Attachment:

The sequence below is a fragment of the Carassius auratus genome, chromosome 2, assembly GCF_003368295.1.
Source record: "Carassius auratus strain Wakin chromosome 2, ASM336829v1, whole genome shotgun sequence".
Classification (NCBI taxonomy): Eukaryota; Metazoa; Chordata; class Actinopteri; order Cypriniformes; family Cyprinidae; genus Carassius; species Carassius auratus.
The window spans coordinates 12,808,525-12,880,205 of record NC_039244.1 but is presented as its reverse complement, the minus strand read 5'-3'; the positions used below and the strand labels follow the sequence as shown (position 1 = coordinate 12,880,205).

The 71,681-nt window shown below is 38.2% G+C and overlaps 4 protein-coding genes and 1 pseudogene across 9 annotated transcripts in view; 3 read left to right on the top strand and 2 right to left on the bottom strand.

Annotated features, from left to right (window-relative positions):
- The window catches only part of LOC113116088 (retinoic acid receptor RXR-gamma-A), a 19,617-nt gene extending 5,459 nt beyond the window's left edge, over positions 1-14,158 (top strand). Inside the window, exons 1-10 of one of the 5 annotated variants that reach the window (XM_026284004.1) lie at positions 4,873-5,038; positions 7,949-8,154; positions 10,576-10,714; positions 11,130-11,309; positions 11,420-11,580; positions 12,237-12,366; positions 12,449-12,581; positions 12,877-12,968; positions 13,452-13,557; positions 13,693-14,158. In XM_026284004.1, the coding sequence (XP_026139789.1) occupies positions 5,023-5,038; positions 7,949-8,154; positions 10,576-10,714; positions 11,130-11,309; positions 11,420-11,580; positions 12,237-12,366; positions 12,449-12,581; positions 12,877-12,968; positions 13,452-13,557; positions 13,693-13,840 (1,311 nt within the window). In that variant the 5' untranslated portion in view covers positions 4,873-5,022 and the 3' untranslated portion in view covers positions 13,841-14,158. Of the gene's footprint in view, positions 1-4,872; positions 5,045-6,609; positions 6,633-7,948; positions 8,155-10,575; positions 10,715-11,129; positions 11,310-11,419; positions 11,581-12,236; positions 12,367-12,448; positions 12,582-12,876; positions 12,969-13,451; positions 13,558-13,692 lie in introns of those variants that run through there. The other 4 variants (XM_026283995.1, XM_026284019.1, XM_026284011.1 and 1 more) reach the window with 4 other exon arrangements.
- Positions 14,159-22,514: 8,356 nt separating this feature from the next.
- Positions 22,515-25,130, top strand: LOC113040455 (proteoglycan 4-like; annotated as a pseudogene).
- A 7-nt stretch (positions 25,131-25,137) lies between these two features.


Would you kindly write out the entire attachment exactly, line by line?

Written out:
The sequence below is a fragment of the Carassius auratus genome, chromosome 2, assembly GCF_003368295.1.
Source record: "Carassius auratus strain Wakin chromosome 2, ASM336829v1, whole genome shotgun sequence".
Classification (NCBI taxonomy): Eukaryota; Metazoa; Chordata; class Actinopteri; order Cypriniformes; family Cyprinidae; genus Carassius; species Carassius auratus.
The window spans coordinates 12,808,525-12,880,205 of record NC_039244.1 but is presented as its reverse complement, the minus strand read 5'-3'; the positions used below and the strand labels follow the sequence as shown (position 1 = coordinate 12,880,205).

The 71,681-nt window shown below is 38.2% G+C and overlaps 4 protein-coding genes and 1 pseudogene across 9 annotated transcripts in view; 3 read left to right on the top strand and 2 right to left on the bottom strand.

Annotated features, from left to right (window-relative positions):
- The window catches only part of LOC113116088 (retinoic acid receptor RXR-gamma-A), a 19,617-nt gene extending 5,459 nt beyond the window's left edge, over positions 1-14,158 (top strand). Inside the window, exons 1-10 of one of the 5 annotated variants that reach the window (XM_026284004.1) lie at positions 4,873-5,038; positions 7,949-8,154; positions 10,576-10,714; positions 11,130-11,309; positions 11,420-11,580; positions 12,237-12,366; positions 12,449-12,581; positions 12,877-12,968; positions 13,452-13,557; positions 13,693-14,158. In XM_026284004.1, the coding sequence (XP_026139789.1) occupies positions 5,023-5,038; positions 7,949-8,154; positions 10,576-10,714; positions 11,130-11,309; positions 11,420-11,580; positions 12,237-12,366; positions 12,449-12,581; positions 12,877-12,968; positions 13,452-13,557; positions 13,693-13,840 (1,311 nt within the window). In that variant the 5' untranslated portion in view covers positions 4,873-5,022 and the 3' untranslated portion in view covers positions 13,841-14,158. Of the gene's footprint in view, positions 1-4,872; positions 5,045-6,609; positions 6,633-7,948; positions 8,155-10,575; positions 10,715-11,129; positions 11,310-11,419; positions 11,581-12,236; positions 12,367-12,448; positions 12,582-12,876; positions 12,969-13,451; positions 13,558-13,692 lie in introns of those variants that run through there. The other 4 variants (XM_026283995.1, XM_026284019.1, XM_026284011.1 and 1 more) reach the window with 4 other exon arrangements.
- Positions 14,159-22,514: 8,356 nt separating this feature from the next.
- Positions 22,515-25,130, top strand: LOC113040455 (proteoglycan 4-like; annotated as a pseudogene).
- A 7-nt stretch (positions 25,131-25,137) lies between these two features.